There are also patents that disclose removal of gaseous contaminants from a gas stream by means other than thermal decomposition. One such method uses adsorption or absorption of the contaminants in which the adsorbing or absorbing material is continuously regenerated. For example, U.S. Pat. No. 4,778,492 to Dawson discloses a rotatable drum having adsorbent material for adsorbing particular components of a gas stream. As the drum rotates, a portion of the filter media is passed through a liquid regenerating material that desorbs these particular collected components from the adsorbent material into a liquid flow stream. Another gas treatment device is shown in U.S. Pat. No. 3,183,649 to Teller, which discloses an apparatus for the separation of solvent vapors from noxious gases having a rotatable filter that is chemically desorbed using steam directed to one portion of the media. In addition to the failure to teach particulate removal prior to gaseous treatment, these patents use a regeneration step that disadvantageously produces another waste stream necessitating additional recovery equipment.
The foregoing demonstrates that there is a need for an efficient filtration system for removing solid and aerosol waste materials like particles and tars from the effluent of an industrial process before it is treated by a pollution control device in which the filtration system also regenerates the filter media without creating additional disposal problems and provides for essentially uninterrupted operation of the effluent-generating process.
The invention satisfies this need and avoids the drawbacks of the prior art by providing a rotating pack bed filter having a filter media with one or more sections that collect solids and aerosols by impaction while another separate section is simultaneously regenerated, e.g., by heating and cleaning. The invention thus provides for essentially continuous separation of widely varying types of solids and aerosols from a gaseous effluent without requiring interruption of the industrial process generating the effluent.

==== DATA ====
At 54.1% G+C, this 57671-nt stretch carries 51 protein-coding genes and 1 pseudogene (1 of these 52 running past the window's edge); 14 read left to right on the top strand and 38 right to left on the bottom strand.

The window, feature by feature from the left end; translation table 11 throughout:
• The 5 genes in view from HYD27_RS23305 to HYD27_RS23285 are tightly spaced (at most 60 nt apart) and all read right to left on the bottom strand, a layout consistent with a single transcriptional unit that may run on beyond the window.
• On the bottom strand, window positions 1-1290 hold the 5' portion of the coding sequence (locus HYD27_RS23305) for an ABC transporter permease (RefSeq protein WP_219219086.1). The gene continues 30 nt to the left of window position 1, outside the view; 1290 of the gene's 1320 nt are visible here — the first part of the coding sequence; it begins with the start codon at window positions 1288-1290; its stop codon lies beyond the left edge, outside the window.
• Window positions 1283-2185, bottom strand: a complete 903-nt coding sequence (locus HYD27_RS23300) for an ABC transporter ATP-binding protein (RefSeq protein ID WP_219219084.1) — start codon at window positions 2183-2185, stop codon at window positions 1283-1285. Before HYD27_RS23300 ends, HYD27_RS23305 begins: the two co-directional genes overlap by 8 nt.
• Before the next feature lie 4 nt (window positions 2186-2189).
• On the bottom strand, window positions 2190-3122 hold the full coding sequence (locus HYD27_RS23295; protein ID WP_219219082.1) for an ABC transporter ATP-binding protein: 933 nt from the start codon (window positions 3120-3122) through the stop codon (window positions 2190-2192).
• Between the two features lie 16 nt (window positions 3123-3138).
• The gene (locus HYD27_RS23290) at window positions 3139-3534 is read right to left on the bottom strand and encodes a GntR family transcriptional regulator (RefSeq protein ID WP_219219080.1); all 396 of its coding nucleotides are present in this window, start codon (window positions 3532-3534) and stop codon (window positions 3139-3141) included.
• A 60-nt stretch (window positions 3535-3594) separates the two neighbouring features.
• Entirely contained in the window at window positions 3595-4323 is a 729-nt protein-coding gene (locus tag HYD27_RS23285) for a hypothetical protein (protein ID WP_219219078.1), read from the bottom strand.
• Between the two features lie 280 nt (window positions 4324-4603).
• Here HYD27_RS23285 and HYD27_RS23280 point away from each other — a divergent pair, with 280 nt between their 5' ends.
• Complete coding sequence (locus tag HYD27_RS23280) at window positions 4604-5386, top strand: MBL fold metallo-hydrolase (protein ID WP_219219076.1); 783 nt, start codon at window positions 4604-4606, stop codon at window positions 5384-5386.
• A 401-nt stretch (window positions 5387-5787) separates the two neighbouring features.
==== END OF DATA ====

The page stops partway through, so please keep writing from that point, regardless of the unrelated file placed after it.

More specifically, the invention provides a method and apparatus for conditioning effluent from an industrial process prior to treatment of the gaseous pollutants in the effluent by a thermal oxidizer, catalytic oxidizer, scrubber, or other traditional pollution control devices. The apparatus of the invention may include a housing having an effluent inlet and an effluent outlet and an impaction filter having filter media for removing solids and aerosols from the effluent. The impaction filter divides the housing into an inlet filter chamber disposed upstream of the filter and in flow communication with the effluent inlet and an outlet filter chamber disposed downstream of the filter and in flow communication with the effluent outlet. The inlet and outlet filter chambers together define a filtration zone. A regeneration system is provided for removing solids and aerosols from one portion of the filter media while another distinct portion of the filter media removes solids and aerosols from the effluent. The regeneration system includes a regeneration zone disposed in the housing and sealed from the filtration zone. The filter media is divided into segments periodically subject to filtration in the filtration zone and regeneration in the regeneration zone by means for effecting relative rotation between the filter media and the filtration and regeneration zones. Such means may be a rotatable filter support mounted in the housing. The regeneration zone may include a heating zone for raising the temperature of the filter media to a level sufficient to decompose the solids and aerosols trapped in the filter media and to vaporize and remove organic pollutants carried by the solids and aerosols, and a cleaning zone for removing the solids and aerosols from the filter media. Additionally, ductwork may be connected between the heating zone and the downstream pollution control device(s) for conducting volatiles driven off in the heating zone to the downstream device for treatment with the filtered effluent.